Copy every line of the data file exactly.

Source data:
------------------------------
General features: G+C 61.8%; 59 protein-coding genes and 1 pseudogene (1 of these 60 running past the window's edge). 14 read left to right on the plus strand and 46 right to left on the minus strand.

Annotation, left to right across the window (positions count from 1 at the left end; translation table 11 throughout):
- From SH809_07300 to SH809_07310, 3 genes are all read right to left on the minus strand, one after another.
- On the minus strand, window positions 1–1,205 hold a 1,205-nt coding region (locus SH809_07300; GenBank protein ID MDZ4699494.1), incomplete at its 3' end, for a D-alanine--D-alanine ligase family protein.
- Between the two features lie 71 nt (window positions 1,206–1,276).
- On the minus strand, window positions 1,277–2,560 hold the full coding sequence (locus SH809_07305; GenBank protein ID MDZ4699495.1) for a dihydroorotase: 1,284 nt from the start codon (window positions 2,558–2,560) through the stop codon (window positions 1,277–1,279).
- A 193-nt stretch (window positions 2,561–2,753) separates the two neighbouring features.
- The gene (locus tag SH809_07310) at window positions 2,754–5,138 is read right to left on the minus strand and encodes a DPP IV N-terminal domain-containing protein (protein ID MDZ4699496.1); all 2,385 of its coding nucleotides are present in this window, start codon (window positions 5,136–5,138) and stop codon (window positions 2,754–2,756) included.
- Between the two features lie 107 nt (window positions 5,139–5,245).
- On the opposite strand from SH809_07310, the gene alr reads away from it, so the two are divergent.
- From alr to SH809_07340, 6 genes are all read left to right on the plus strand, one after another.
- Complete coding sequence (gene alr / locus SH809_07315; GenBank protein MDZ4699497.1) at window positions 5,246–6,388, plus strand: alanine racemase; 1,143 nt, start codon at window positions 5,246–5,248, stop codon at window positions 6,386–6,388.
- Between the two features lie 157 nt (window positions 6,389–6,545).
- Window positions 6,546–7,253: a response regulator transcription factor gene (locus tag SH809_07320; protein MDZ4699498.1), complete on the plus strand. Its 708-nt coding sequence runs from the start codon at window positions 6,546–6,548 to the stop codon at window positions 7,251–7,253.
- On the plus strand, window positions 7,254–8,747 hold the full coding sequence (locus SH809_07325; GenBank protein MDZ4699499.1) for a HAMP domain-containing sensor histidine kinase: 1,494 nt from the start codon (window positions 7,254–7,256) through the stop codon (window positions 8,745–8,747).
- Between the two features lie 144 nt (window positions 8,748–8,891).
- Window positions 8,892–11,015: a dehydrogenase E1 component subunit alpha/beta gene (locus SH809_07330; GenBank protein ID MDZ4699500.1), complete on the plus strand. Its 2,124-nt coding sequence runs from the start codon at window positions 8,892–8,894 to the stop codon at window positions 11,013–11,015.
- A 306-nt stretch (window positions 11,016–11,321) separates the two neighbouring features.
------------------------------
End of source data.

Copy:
General features: G+C 61.8%; 59 protein-coding genes and 1 pseudogene (1 of these 60 running past the window's edge). 14 read left to right on the plus strand and 46 right to left on the minus strand.

Annotation, left to right across the window (positions count from 1 at the left end; translation table 11 throughout):
- From SH809_07300 to SH809_07310, 3 genes are all read right to left on the minus strand, one after another.
- On the minus strand, window positions 1–1,205 hold a 1,205-nt coding region (locus SH809_07300; GenBank protein ID MDZ4699494.1), incomplete at its 3' end, for a D-alanine--D-alanine ligase family protein.
- Between the two features lie 71 nt (window positions 1,206–1,276).
- On the minus strand, window positions 1,277–2,560 hold the full coding sequence (locus SH809_07305; GenBank protein ID MDZ4699495.1) for a dihydroorotase: 1,284 nt from the start codon (window positions 2,558–2,560) through the stop codon (window positions 1,277–1,279).
- A 193-nt stretch (window positions 2,561–2,753) separates the two neighbouring features.
- The gene (locus tag SH809_07310) at window positions 2,754–5,138 is read right to left on the minus strand and encodes a DPP IV N-terminal domain-containing protein (protein ID MDZ4699496.1); all 2,385 of its coding nucleotides are present in this window, start codon (window positions 5,136–5,138) and stop codon (window positions 2,754–2,756) included.
- Between the two features lie 107 nt (window positions 5,139–5,245).
- On the opposite strand from SH809_07310, the gene alr reads away from it, so the two are divergent.
- From alr to SH809_07340, 6 genes are all read left to right on the plus strand, one after another.
- Complete coding sequence (gene alr / locus SH809_07315; GenBank protein MDZ4699497.1) at window positions 5,246–6,388, plus strand: alanine racemase; 1,143 nt, start codon at window positions 5,246–5,248, stop codon at window positions 6,386–6,388.
- Between the two features lie 157 nt (window positions 6,389–6,545).
- Window positions 6,546–7,253: a response regulator transcription factor gene (locus tag SH809_07320; protein MDZ4699498.1), complete on the plus strand. Its 708-nt coding sequence runs from the start codon at window positions 6,546–6,548 to the stop codon at window positions 7,251–7,253.
- On the plus strand, window positions 7,254–8,747 hold the full coding sequence (locus SH809_07325; GenBank protein MDZ4699499.1) for a HAMP domain-containing sensor histidine kinase: 1,494 nt from the start codon (window positions 7,254–7,256) through the stop codon (window positions 8,745–8,747).
- Between the two features lie 144 nt (window positions 8,748–8,891).
- Window positions 8,892–11,015: a dehydrogenase E1 component subunit alpha/beta gene (locus SH809_07330; GenBank protein ID MDZ4699500.1), complete on the plus strand. Its 2,124-nt coding sequence runs from the start codon at window positions 8,892–8,894 to the stop codon at window positions 11,013–11,015.
- A 306-nt stretch (window positions 11,016–11,321) separates the two neighbouring features.